Guest post: The law uses a standard that corresponds to the stakes

Originally a comment by Screechy Monkey on Prosecutors look for corroborating evidence.

I haven’t seen the apologists trot this one out yet, but based on discussions about Shermer, Krauss, et al, I’m sure it’s coming: “you can’t vote no on his nomination based on this unless there is evidence beyond a reasonable doubt of his guilt!”

Bullshit. “Guilt beyond a reasonable doubt” is the legal standard used in criminal trials. There’s no good reason to apply that standard here.

First, there’s no need to “borrow” any particular legal standard at all. A Senate confirmation isn’t a legal trial at all, let alone a criminal one. Kavanaugh doesn’t have any real legal rights here whatsoever. He’s not entitled to due process on his Supreme Court nomination. (And if you think he is, I have two words for you: Merrick. Garland. He wasn’t even given a hearing or a vote, let alone a yes vote, based on no wrongdoing other than having been nominated by a black Democratic president.)

Second, even if you want to look to legal standards, the law has plenty of standards, of which “beyond a reasonable doubt” is the strictest. There’s “clear and convincing evidence,” there’s “preponderance of evidence” (which is sufficient to award a judgment against you even if it bankrupts you), there’s “probable cause” (which is enough to allow the police to show up at your home or place of business and tear the place apart looking for evidence — and you don’t even get a chance to argue the matter) and “reasonable suspicion” (which allows a cop to stop and frisk you).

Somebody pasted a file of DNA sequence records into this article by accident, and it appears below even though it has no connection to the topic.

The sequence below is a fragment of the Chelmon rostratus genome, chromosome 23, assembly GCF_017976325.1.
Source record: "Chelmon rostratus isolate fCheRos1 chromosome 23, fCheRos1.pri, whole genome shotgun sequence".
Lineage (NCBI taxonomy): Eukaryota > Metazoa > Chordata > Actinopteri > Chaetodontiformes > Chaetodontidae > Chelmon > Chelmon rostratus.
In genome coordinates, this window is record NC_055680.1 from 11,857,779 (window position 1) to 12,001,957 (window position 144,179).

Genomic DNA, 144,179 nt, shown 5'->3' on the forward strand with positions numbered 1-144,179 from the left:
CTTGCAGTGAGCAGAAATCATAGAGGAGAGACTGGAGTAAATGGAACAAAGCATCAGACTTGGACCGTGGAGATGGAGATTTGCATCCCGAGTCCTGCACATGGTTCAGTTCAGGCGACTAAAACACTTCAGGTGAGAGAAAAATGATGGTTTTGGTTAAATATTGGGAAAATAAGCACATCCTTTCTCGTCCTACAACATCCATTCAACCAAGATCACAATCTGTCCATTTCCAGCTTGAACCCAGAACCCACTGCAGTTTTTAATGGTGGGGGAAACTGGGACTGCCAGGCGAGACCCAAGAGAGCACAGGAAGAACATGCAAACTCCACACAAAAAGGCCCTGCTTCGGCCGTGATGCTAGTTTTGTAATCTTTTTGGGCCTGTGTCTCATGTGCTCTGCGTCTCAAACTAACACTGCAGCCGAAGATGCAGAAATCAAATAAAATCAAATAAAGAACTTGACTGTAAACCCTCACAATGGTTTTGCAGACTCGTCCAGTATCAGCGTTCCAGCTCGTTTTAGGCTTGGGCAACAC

The law uses a standard that corresponds to the stakes. “Beyond a reasonable doubt” is reserved for those instances where someone is potentially being deprived of life or liberty. As the old saying goes, better to let ten guilty men go free than to imprison one innocent man. But why would that standard apply to an appointment to one of the highest jobs in the land? Is it really “better to allow ten attempted rapists on the Supreme Court than to deny one innocent man the honor?” (I suspect that for many people, the answer is yes: the prospect of a man being denied something on the word of a woman is so horrifying that it outweighs any other harms.)

To put it another way: what standard would you apply if you found out that a babysitter you were considering had been accused of child molestation? How many parents would say “well, he/she hasn’t been convicted….” or “well, it was just a he said/she said situation”? Would you really insist that the evidence be overwhelming before you moved on to one of the many other candidates?

Yale churns out ~200 graduates a year; Harvard another ~500+, and rumor has it there are actually other law schools in the country capable of producing Supreme Court justices. Even if you limit yourself to the subset that is Federalist Society-approved, that’s still a lot of options. Even conservatives weren’t claiming that Kavanaugh was clearly the “best” candidate on the shortlist, whatever “best” means in this context. It shouldn’t require overwhelming evidence of his unfitness (and I think we had plenty even pre-rape allegations) to say, “no thanks. Next!”

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